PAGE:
Collaboration and Sharing
People in a community share information and often work together to solve problems or come up with new ideas. They are organic and alive with conversation and sharing of opinions and thoughts. True recruiting communities would include your employees as well as potential candidates talking about the organization, what it does, how it does it, and who does it. This give-and-take process is the best way to personalize the company and provide candidates with information about what it is like to work there. It saves you the need to tailor responses or have lots of facts at your fingertips – the employees and perhaps even other candidates will provide what you need. It lowers the time you spend in communication and raises the quality of communication.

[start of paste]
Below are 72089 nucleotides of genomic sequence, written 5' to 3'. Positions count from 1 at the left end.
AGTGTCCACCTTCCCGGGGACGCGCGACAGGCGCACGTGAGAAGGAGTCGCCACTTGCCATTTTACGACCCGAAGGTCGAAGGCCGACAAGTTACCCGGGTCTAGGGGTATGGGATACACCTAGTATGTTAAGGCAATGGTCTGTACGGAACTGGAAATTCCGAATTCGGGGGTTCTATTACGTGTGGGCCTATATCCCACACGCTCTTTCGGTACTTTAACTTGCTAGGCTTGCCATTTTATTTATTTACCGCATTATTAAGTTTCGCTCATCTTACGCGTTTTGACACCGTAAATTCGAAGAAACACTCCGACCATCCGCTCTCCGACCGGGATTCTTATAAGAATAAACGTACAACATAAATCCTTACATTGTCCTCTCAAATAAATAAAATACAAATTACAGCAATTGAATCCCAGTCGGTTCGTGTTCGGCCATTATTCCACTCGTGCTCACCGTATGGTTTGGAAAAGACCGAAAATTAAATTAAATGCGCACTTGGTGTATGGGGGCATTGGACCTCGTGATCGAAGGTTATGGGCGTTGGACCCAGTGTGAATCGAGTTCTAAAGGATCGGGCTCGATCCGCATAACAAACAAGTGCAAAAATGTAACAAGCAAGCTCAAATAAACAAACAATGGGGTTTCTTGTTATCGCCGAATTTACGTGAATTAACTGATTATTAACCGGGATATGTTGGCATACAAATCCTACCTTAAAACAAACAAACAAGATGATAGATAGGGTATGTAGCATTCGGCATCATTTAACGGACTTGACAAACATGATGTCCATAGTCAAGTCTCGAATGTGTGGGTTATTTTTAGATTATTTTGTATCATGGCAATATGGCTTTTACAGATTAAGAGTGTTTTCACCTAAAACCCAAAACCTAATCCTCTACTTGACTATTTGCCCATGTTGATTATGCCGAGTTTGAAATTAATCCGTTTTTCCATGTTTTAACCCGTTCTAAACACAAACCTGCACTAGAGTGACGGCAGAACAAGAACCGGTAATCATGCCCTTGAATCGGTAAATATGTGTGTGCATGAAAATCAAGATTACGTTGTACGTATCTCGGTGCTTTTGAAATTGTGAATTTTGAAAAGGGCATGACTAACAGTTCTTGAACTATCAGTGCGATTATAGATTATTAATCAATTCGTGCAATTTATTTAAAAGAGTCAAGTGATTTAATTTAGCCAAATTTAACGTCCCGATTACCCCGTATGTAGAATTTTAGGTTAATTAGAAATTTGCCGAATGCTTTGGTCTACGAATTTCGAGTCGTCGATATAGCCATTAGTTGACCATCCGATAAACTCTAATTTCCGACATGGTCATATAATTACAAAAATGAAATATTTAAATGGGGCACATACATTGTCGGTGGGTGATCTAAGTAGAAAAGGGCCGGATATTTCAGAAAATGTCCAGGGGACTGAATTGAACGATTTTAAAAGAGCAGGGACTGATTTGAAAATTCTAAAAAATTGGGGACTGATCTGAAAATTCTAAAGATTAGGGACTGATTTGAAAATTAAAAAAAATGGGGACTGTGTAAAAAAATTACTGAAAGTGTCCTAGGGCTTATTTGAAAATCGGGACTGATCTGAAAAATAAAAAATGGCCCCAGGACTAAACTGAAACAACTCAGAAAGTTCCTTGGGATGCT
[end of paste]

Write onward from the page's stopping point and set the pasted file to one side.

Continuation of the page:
Being part of something is also a key ingredient in a community. By being with others of similar interests and sharing ideas, people come to feel part of the team. Good communities make recruiting much easier because candidates already feel like they know people and relate to them. When candidates get hired and start work, they have people to talk with that they already have met online and have shared with.
Shared Values and Goals
No one is forced to join or stay in a community. Unlike a database, I can remove myself from the community and move on. Therefore, people who stay in a community and engage in conversation are most likely to have the same values as those in the organization. Cultural compatibility is much higher, and it becomes easy to spot those who aren’t comfortable in your organization’s culture.